The Highland Railway at Pitlochry
This week sees the 150th anniversary of the opening of the railway from Perth to Inverness, on 9 September 1863. My younger son and I happened to be in Pitlochry yesterday and made a little detour to see its beautiful Victorian station, which has been restored for the anniversary.
The mid-nineteenth century was the great age of railway expansion. Coinciding with Queen Victoria’s love affair with the Scottish Highlands and the consequent rise in tourism, it was inevitable that several companies formed to build railways connecting the south to the Highlands. The construction of the line north of Dunkeld was delayed, allegedly, by the Duke of Atholl refusing to give permission for it to cross his land. ‘Thus far and no further’, he is supposed to have declared, moustache bristling (one imagines).
Once permission was cajoled from the various lairds, however, the work proceeded apace. Within two years, the line from Perth to Inverness was completed; an impressive feat of engineering, not least because this section of the railway crosses the Drumochter Pass, at 1484 feet (452m) the highest point of the rail network in Britain. Pitlochry is one of the small towns along the way which benefitted enormously from the tourist traffic brought by the railway. The town today is still largely Victorian, with an assortment of imposing battlemented hotels crowded onto the hillside above the town’s main street.
The station is still housed in the fine stone building of 1863, with a fretted iron bridge over the rails to the little waiting room on the opposite platform. In honour of the anniversary, the buildings have had a fresh coat of paint and are looking very pleasing. Hanging baskets of flowers brighten the walls , while on the platform a little model engine built from an old whisky barrel is pulling a train-load of geraniums.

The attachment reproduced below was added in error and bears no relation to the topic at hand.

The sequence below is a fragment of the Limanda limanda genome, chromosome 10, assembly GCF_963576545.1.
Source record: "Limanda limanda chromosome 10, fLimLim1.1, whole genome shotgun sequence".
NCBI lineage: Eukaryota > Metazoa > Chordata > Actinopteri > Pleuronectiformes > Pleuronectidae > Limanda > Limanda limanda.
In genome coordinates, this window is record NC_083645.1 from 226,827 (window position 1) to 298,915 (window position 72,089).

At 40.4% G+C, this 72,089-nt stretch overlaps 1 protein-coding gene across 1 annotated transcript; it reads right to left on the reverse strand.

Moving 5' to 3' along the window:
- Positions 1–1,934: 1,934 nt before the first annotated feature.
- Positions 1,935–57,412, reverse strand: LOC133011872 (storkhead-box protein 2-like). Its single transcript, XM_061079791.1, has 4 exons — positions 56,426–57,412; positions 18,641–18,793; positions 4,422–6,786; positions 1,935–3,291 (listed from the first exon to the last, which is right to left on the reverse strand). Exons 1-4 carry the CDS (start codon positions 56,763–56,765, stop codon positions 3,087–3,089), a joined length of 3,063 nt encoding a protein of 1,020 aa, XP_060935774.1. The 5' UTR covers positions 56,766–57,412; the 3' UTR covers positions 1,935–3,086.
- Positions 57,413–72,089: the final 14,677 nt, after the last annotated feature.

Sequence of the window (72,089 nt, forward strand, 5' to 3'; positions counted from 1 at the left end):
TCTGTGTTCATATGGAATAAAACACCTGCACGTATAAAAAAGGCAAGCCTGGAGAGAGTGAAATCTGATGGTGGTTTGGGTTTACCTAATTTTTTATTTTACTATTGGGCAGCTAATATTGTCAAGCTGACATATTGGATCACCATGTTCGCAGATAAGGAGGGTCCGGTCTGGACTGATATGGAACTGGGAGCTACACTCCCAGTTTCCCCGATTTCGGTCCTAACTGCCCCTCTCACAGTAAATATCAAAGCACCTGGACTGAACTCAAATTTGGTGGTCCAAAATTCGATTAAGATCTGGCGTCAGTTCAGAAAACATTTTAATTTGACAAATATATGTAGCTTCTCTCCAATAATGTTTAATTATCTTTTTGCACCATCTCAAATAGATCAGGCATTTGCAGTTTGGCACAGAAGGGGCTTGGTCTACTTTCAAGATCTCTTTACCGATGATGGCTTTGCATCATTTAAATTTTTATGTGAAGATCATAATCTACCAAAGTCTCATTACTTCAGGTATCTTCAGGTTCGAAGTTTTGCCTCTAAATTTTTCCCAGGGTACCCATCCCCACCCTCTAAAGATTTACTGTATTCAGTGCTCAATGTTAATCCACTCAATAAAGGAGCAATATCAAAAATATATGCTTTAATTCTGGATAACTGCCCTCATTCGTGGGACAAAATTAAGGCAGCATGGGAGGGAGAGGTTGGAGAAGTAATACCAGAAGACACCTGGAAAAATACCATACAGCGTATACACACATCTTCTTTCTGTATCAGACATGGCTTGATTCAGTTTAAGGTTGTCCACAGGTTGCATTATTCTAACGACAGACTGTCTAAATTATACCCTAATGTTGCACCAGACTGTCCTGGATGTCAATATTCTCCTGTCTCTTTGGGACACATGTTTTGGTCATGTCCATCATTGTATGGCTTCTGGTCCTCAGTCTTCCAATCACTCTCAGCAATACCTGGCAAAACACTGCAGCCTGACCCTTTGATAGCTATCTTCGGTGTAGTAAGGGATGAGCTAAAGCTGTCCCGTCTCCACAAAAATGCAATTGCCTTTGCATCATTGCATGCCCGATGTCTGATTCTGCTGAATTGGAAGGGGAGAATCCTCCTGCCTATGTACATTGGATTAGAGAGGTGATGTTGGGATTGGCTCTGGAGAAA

Exploring further, my son and I discovered an extraordinary Victorian water fountain behind the model train. It has just been restored and repainted: in fact, we effectively got a sneak preview of its restoration, as it was officially unveiled today! It is as vividly painted as ever it must have been in its heyday, with a fierce-eyed heron standing watch over the basin below.
The real treasure of the station, however, is the second-hand charity bookshop housed in the main building. It was begun in 2005 as barely more than windowsill of old books. Since that time, it has expanded into a beautifully presented trove of books on all subjects, raising tens of thousands of pounds for charity. Not normally open on a Sunday, it happened to be open for us on our after-church wander because of the imminent anniversary celebrations.
My wee boy and I each found something irresistible in it: a Harry Potter quiz book for him, and for me a beautiful nature book from the 1920s. I have a weakness for good bookbindings and book illustrations. This book called to me.
It is a bit daft to be buying more old books when you have a house overflowing with them already. But this beautiful tome has resolved a thought I’ve been having for Dancing Beastie. I thought you might be interested to see some of the other beautiful covers of vintage books in the castle. Maybe as an occasional series, along the lines of the Tuesday Tree but perhaps more ‘as and when’. What do you think? I’ll start – soon – with showing you some of the beautiful illustrations inside this ‘new’ Nature book of mine, and we’ll see how we go.
Meanwhile, I gather that the celebrations at Pitlochry station went very well today, and that the heron was much admired. It is definitely worth a visit if you are travelling through the Highlands – and remember to bring a few pounds for the book shop.
You will find more Highland Perthshire history and travelogue in A lonely glen, a loch and and a visit from Rabbie Burns.